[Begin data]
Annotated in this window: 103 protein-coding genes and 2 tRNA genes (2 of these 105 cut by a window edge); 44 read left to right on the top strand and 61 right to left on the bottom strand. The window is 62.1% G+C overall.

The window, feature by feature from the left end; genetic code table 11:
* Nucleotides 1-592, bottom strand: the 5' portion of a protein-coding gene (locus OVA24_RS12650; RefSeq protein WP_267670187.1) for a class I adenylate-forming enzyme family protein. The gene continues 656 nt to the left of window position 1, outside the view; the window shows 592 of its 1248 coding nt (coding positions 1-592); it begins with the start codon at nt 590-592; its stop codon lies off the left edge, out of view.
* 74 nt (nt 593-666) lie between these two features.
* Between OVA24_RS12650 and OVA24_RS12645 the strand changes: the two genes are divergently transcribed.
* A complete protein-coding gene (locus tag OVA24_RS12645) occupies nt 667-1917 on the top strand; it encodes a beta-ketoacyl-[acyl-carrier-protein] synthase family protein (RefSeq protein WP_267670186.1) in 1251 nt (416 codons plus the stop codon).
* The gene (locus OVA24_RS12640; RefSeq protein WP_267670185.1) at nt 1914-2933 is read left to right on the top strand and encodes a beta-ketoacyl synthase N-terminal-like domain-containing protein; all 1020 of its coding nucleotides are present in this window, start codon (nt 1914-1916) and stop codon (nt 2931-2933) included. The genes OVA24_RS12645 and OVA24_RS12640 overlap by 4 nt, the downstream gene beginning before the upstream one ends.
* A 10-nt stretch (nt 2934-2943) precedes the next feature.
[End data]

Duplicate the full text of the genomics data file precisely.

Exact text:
Annotated in this window: 103 protein-coding genes and 2 tRNA genes (2 of these 105 cut by a window edge); 44 read left to right on the top strand and 61 right to left on the bottom strand. The window is 62.1% G+C overall.

The window, feature by feature from the left end; genetic code table 11:
* Nucleotides 1-592, bottom strand: the 5' portion of a protein-coding gene (locus OVA24_RS12650; RefSeq protein WP_267670187.1) for a class I adenylate-forming enzyme family protein. The gene continues 656 nt to the left of window position 1, outside the view; the window shows 592 of its 1248 coding nt (coding positions 1-592); it begins with the start codon at nt 590-592; its stop codon lies off the left edge, out of view.
* 74 nt (nt 593-666) lie between these two features.
* Between OVA24_RS12650 and OVA24_RS12645 the strand changes: the two genes are divergently transcribed.
* A complete protein-coding gene (locus tag OVA24_RS12645) occupies nt 667-1917 on the top strand; it encodes a beta-ketoacyl-[acyl-carrier-protein] synthase family protein (RefSeq protein WP_267670186.1) in 1251 nt (416 codons plus the stop codon).
* The gene (locus OVA24_RS12640; RefSeq protein WP_267670185.1) at nt 1914-2933 is read left to right on the top strand and encodes a beta-ketoacyl synthase N-terminal-like domain-containing protein; all 1020 of its coding nucleotides are present in this window, start codon (nt 1914-1916) and stop codon (nt 2931-2933) included. The genes OVA24_RS12645 and OVA24_RS12640 overlap by 4 nt, the downstream gene beginning before the upstream one ends.
* A 10-nt stretch (nt 2934-2943) precedes the next feature.